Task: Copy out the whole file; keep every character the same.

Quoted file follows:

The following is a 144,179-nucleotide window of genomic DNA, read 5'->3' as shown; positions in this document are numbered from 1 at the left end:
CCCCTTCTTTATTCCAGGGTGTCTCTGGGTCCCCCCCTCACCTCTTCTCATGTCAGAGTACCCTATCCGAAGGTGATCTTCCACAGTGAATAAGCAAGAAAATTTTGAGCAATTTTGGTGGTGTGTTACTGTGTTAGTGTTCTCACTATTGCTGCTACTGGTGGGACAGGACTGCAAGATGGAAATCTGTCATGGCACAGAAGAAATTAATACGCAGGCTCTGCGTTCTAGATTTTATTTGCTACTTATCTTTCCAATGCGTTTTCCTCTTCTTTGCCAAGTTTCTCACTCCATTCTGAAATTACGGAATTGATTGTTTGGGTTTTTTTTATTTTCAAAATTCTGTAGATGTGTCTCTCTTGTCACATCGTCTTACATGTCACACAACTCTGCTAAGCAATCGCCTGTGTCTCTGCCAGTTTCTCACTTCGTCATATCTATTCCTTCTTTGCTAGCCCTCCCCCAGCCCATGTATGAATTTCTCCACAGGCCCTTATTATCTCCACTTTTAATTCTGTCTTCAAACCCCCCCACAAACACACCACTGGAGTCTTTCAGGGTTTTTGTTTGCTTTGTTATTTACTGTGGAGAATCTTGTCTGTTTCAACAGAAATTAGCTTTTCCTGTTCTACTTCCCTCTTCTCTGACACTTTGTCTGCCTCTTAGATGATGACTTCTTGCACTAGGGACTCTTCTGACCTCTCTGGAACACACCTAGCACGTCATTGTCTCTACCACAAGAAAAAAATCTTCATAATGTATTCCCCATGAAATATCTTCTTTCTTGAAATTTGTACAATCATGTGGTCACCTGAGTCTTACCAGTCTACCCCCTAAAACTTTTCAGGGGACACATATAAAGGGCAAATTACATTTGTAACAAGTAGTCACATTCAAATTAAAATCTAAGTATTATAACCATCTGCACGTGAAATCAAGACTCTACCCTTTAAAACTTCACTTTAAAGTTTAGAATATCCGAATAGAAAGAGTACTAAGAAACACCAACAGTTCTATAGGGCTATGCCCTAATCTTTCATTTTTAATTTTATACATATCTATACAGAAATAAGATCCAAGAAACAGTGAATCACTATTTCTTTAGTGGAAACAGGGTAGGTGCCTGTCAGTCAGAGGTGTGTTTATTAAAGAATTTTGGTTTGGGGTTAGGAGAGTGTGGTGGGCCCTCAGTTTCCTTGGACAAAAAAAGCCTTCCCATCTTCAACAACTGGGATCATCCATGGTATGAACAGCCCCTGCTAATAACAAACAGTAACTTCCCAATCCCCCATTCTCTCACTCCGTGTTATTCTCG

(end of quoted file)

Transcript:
The following is a 144,179-nucleotide window of genomic DNA, read 5'->3' as shown; positions in this document are numbered from 1 at the left end:
CCCCTTCTTTATTCCAGGGTGTCTCTGGGTCCCCCCCTCACCTCTTCTCATGTCAGAGTACCCTATCCGAAGGTGATCTTCCACAGTGAATAAGCAAGAAAATTTTGAGCAATTTTGGTGGTGTGTTACTGTGTTAGTGTTCTCACTATTGCTGCTACTGGTGGGACAGGACTGCAAGATGGAAATCTGTCATGGCACAGAAGAAATTAATACGCAGGCTCTGCGTTCTAGATTTTATTTGCTACTTATCTTTCCAATGCGTTTTCCTCTTCTTTGCCAAGTTTCTCACTCCATTCTGAAATTACGGAATTGATTGTTTGGGTTTTTTTTATTTTCAAAATTCTGTAGATGTGTCTCTCTTGTCACATCGTCTTACATGTCACACAACTCTGCTAAGCAATCGCCTGTGTCTCTGCCAGTTTCTCACTTCGTCATATCTATTCCTTCTTTGCTAGCCCTCCCCCAGCCCATGTATGAATTTCTCCACAGGCCCTTATTATCTCCACTTTTAATTCTGTCTTCAAACCCCCCCACAAACACACCACTGGAGTCTTTCAGGGTTTTTGTTTGCTTTGTTATTTACTGTGGAGAATCTTGTCTGTTTCAACAGAAATTAGCTTTTCCTGTTCTACTTCCCTCTTCTCTGACACTTTGTCTGCCTCTTAGATGATGACTTCTTGCACTAGGGACTCTTCTGACCTCTCTGGAACACACCTAGCACGTCATTGTCTCTACCACAAGAAAAAAATCTTCATAATGTATTCCCCATGAAATATCTTCTTTCTTGAAATTTGTACAATCATGTGGTCACCTGAGTCTTACCAGTCTACCCCCTAAAACTTTTCAGGGGACACATATAAAGGGCAAATTACATTTGTAACAAGTAGTCACATTCAAATTAAAATCTAAGTATTATAACCATCTGCACGTGAAATCAAGACTCTACCCTTTAAAACTTCACTTTAAAGTTTAGAATATCCGAATAGAAAGAGTACTAAGAAACACCAACAGTTCTATAGGGCTATGCCCTAATCTTTCATTTTTAATTTTATACATATCTATACAGAAATAAGATCCAAGAAACAGTGAATCACTATTTCTTTAGTGGAAACAGGGTAGGTGCCTGTCAGTCAGAGGTGTGTTTATTAAAGAATTTTGGTTTGGGGTTAGGAGAGTGTGGTGGGCCCTCAGTTTCCTTGGACAAAAAAAGCCTTCCCATCTTCAACAACTGGGATCATCCATGGTATGAACAGCCCCTGCTAATAACAAACAGTAACTTCCCAATCCCCCATTCTCTCACTCCGTGTTATTCTCG